Five years later in 1877 Muybridge resumed the problem of photographing rapid action. Stanford underwrote the experiments, and made available not only his stable, but also the services of one of the engineers of the Central Pacific Railroad, John D. Isaacs. A battery of cameras was built in a shed beside a racetrack to record consecutive phases of motion.
Muybridge first used a mechanical device to trip the shutter-strings were stretched across the track, which the horses broke during their runs before the cameras. These strings were attached to the shutters, which closed, by the action of rubber bands. These shutters Were soon replaced with electrically controlled ones: the circuits were closed by the string method, or by the steel tires of a sulky running over bare wires lying on the ground. Muybridge was awarded two patents in 1879 for these synchronization devices.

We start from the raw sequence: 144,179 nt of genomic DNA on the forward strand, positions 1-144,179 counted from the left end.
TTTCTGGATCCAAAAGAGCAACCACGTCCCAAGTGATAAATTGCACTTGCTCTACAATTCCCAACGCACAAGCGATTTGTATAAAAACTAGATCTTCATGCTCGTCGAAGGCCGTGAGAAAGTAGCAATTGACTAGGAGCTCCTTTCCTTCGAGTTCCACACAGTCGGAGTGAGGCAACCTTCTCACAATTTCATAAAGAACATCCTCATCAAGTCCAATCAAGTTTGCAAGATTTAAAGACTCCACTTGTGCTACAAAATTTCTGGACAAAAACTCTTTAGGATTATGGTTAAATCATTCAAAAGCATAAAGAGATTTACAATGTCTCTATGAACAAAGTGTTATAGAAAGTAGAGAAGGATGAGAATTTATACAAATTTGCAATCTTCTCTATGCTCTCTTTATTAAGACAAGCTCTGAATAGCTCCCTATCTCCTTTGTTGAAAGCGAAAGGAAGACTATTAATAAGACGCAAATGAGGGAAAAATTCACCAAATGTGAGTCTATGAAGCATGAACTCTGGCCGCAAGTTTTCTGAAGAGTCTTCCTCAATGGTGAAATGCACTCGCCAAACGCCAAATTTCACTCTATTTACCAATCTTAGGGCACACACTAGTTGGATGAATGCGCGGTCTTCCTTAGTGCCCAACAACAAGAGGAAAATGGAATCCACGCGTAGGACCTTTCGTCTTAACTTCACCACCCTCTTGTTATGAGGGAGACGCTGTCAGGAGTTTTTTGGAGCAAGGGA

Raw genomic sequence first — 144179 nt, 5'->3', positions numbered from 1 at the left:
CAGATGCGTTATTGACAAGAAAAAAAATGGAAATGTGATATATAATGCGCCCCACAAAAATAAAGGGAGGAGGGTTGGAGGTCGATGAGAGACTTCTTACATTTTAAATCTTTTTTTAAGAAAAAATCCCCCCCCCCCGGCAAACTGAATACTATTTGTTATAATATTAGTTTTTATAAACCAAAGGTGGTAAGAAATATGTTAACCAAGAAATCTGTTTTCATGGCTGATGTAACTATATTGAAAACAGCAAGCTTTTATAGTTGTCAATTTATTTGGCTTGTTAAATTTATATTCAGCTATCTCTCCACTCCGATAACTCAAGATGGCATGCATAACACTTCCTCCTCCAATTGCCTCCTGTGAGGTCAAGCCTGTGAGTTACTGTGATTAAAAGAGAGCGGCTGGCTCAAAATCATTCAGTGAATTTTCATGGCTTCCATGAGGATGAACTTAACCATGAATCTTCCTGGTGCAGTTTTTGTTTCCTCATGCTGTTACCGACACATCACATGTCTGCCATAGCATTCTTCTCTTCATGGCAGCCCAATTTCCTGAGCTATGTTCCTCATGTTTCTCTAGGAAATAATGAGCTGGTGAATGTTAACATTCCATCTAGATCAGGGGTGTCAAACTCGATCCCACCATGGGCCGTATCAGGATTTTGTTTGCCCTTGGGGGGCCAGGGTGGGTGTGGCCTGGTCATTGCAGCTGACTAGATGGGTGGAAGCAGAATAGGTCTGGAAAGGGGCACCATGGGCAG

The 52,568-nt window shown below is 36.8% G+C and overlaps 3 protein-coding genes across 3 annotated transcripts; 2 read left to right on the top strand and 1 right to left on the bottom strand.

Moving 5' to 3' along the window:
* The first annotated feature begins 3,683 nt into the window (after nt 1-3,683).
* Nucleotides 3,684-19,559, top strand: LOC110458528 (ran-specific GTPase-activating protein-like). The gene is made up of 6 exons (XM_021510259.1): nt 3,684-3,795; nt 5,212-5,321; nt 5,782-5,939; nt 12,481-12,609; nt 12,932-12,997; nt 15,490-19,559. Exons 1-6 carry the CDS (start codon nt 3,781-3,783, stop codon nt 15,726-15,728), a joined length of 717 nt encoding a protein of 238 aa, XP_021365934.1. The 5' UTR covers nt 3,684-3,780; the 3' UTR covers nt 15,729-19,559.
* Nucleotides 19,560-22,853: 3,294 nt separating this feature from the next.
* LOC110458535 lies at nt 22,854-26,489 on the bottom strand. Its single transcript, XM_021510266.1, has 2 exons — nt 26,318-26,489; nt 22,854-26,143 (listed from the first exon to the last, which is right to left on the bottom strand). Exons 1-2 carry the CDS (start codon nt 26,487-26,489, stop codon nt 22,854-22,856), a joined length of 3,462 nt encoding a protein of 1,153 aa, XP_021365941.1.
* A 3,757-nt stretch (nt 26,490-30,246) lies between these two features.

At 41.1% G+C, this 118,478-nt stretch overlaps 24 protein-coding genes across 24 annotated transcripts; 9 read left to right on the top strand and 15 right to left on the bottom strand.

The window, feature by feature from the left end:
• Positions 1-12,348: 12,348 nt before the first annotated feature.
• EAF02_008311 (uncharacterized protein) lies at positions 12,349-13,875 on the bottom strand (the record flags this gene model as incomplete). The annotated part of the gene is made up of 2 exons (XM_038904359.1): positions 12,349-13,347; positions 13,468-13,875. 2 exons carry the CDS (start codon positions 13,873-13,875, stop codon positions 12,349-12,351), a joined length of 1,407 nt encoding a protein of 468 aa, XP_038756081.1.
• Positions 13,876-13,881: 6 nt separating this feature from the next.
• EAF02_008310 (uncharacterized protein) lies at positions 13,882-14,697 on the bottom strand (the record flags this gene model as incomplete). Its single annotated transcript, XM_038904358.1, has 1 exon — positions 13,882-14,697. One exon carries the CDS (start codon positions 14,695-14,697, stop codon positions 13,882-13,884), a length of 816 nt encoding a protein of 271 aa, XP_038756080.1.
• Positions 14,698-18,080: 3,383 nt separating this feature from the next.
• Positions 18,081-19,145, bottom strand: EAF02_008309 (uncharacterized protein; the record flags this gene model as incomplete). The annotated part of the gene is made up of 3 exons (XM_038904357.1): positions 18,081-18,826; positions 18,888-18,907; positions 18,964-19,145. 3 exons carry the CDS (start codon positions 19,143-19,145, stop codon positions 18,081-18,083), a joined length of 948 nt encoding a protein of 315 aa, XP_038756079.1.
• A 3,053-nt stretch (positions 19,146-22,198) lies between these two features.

The background was covered with rock salt, which gleamed in the sunlight, to give maximum contrast on the slow wet plate. The results were "diminutive silhouettes," not brilliant images but clear enough to furnish evidence for scientific study. A set of prints was deposited in the Library of Congress in 1878, others were published in scientific journals.Stanford formally published the experiments in a handsome quarto The Horse in Motion (1882), with a text by J.D.B. Stillman, and with many drawings after the Muybridge photographs. As Muybridge later complained, they were published "without the formality of his name on the title page."